Extraction of porous units (FUE): What is it?
Extraction of porous units (or FUE) is a way to grow hair follicles from the donor area (the back of the scalp and its sides as areas where hair does not fall throughout the patient’s life).
When culturing the hair in the extraction of porous units, the surgeon extracts each porous unit separately using a fine hole that varies in diameter from 0.7 mm to 1.1 mm. There are many types of holes and methods that can be used (manual holes, mechanical holes, etc.), all of which are capable of providing good culture results if carried out by experts. A significant difference in outcomes is determined by the surgeon’s ability and experience. In addition, there is a robot capable of assisting the surgeon in the extraction process.
Hair transplantation is similar to the method of extraction of porous units from the traditional technique known as “extinction” or “pore culture” (FUT) because the latter involves surgically removing part of the scalp from the donation area and then preparing the porous units outside the body by technicians Using a microscope. After suturing the scalp remains a longitudinal scar in the donation area. However, the extraction of porous units involves taking units one after the other. There is no cut or scrape in the scalp and there is no longitudinal scar; It is important to note that the extraction of porous units is not a scars procedure, rather than a longitudinal scar.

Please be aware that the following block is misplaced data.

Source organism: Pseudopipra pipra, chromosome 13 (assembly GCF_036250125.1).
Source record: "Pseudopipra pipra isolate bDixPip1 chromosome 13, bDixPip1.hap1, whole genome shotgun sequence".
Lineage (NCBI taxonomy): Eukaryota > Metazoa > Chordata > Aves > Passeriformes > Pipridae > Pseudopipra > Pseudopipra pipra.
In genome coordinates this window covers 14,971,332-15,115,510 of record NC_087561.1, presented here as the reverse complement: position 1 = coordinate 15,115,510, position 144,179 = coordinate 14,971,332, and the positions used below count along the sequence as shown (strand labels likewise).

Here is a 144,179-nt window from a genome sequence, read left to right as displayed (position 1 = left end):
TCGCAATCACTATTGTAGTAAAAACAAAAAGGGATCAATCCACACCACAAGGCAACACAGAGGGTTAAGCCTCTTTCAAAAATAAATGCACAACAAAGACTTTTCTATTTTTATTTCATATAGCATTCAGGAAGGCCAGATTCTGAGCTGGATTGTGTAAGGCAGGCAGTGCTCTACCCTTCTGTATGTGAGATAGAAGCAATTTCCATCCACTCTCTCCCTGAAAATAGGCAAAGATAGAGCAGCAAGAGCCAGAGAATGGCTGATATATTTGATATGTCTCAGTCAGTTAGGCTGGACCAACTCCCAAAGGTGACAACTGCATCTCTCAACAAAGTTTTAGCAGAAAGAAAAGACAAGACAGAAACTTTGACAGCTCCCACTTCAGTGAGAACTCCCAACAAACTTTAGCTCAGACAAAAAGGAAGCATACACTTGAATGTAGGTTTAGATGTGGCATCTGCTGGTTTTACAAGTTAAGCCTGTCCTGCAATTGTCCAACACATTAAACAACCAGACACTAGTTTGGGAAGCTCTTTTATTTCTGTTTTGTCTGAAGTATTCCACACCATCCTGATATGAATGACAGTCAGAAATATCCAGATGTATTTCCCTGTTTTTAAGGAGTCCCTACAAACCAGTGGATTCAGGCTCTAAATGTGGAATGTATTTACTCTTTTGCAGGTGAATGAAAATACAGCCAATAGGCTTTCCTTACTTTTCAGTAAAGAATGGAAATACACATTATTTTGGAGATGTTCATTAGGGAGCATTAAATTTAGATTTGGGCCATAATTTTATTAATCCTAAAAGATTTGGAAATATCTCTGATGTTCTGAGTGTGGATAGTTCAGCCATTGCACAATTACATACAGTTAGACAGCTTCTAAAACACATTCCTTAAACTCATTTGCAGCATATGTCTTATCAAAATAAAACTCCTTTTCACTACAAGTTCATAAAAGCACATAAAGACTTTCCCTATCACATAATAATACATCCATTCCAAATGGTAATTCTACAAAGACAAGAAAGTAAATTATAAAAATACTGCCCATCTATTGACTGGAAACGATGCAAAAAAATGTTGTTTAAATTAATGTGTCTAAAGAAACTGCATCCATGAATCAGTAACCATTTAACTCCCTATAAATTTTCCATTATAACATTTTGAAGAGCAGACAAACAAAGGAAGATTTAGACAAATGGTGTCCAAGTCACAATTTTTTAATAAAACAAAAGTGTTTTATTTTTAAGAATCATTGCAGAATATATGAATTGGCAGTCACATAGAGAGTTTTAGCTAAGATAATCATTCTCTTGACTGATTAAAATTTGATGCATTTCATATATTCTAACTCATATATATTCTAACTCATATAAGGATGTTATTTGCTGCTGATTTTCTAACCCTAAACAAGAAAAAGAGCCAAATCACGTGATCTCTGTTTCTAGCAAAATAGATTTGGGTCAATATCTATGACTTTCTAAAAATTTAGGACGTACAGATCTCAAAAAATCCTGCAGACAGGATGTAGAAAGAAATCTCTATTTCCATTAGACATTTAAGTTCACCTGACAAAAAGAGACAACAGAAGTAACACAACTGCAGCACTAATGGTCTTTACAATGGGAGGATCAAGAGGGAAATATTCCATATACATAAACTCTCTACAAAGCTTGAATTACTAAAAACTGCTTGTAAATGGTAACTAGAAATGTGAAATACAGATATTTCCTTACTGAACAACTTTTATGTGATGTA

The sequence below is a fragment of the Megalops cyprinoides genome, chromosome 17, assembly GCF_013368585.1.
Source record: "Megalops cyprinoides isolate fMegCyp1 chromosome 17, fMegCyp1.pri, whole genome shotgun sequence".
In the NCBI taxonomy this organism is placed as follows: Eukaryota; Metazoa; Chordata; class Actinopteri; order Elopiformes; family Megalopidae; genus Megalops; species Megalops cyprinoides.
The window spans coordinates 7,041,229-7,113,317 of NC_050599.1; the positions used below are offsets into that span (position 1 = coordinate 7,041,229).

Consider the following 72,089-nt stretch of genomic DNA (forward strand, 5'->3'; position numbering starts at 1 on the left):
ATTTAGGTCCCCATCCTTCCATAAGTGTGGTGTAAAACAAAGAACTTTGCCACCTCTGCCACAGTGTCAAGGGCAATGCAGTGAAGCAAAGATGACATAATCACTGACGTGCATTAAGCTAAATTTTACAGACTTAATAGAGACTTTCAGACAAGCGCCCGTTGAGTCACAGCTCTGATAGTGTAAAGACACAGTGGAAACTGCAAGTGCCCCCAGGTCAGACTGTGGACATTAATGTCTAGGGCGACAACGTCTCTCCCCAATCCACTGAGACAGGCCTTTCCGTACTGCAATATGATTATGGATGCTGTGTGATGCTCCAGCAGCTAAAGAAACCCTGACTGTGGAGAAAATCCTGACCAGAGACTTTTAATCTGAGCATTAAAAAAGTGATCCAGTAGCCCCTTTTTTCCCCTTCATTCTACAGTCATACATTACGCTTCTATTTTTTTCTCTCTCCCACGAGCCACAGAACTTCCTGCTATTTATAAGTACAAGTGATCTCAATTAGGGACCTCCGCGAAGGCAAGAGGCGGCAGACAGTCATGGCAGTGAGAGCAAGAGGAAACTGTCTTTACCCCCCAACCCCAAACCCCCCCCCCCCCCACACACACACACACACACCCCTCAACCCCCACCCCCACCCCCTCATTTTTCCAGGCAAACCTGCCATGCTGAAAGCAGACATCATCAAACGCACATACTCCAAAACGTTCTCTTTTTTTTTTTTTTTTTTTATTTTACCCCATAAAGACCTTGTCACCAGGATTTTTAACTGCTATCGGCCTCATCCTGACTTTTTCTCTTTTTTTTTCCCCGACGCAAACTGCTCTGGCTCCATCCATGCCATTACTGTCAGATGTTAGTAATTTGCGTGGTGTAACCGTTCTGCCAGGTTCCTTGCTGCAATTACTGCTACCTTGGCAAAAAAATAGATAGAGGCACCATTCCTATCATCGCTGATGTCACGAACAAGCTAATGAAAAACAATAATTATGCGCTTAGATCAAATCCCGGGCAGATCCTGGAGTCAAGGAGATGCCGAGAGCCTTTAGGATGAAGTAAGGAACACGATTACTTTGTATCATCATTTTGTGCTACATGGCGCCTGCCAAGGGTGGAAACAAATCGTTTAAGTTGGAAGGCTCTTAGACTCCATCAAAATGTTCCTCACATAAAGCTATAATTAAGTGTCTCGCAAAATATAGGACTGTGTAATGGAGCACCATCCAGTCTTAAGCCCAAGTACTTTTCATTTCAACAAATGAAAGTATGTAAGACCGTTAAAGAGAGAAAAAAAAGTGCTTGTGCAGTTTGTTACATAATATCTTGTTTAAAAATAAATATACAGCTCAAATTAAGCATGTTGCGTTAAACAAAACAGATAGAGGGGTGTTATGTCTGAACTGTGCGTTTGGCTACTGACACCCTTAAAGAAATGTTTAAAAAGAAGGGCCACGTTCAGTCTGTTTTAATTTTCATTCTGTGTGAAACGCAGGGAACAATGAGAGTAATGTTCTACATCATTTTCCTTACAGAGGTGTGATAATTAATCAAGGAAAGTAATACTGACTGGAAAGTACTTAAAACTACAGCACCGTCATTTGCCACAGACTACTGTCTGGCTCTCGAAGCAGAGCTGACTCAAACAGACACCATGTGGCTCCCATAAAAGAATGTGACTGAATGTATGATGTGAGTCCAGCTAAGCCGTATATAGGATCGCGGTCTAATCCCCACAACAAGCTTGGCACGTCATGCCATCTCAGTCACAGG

The porous units can be one, two, three, or four hairs grouped in each unit. This is critical to the success of hair culture; this is the natural way to grow hair. These porous units are very similar to the extraction of porous units and the culture of porous units.
To achieve the natural appearance in the culture, it depends on many factors – such as the front hairline pattern, good density, direction of culture, use of appropriate porous units in each location, etc. This can be achieved through either of these procedures.
As for the scars in the donation area, the method of extraction of porous units leaves many (hundreds or even thousands) of raster scars that are less than one millimeter in diameter. When the procedure is performed efficiently, it is not possible to see the scars even when shaving is short, but it shows the hair shaved completely in the form of white dots.
That is, the large point scars have ended with the use of new tools; if the diameter of the old holes is up to 0.5 cm or more; now the diameter of the holes is reduced by way of drawing the porous units to less than 1 mm. That is, the area of the cut is limited enough to the skin of the skin around the porous unit. Thus, the result of culture is similar to the extraction of porous units with the natural result of the culture of porous units in the form of displacement. In addition, every hole in the old style took about 15 to 20 hairs together to make its appearance as if it were stripped of doll hair, but that was now the past.
The extraction of porous units usually take longer than that of porous units. However, the time taken by the extraction surgeon varies according to the surgeon’s experience and speed in the culture, as well as from one patient to another. Thus, it may take up to two hours or more to extract 200 patches to correct a scar; up to a two-day operation to perform a larger session of 2,500 to 3,500 patches.
The donation area is recovering very quickly with this procedure; all the cut and guts are recovered within two or three days, especially with no surgical thread. The rate of recovery of the patient itself is similar to the culture of porous units: Hair begins to grow within 3 to 4 months after surgery at a monthly growth rate of 1 cm.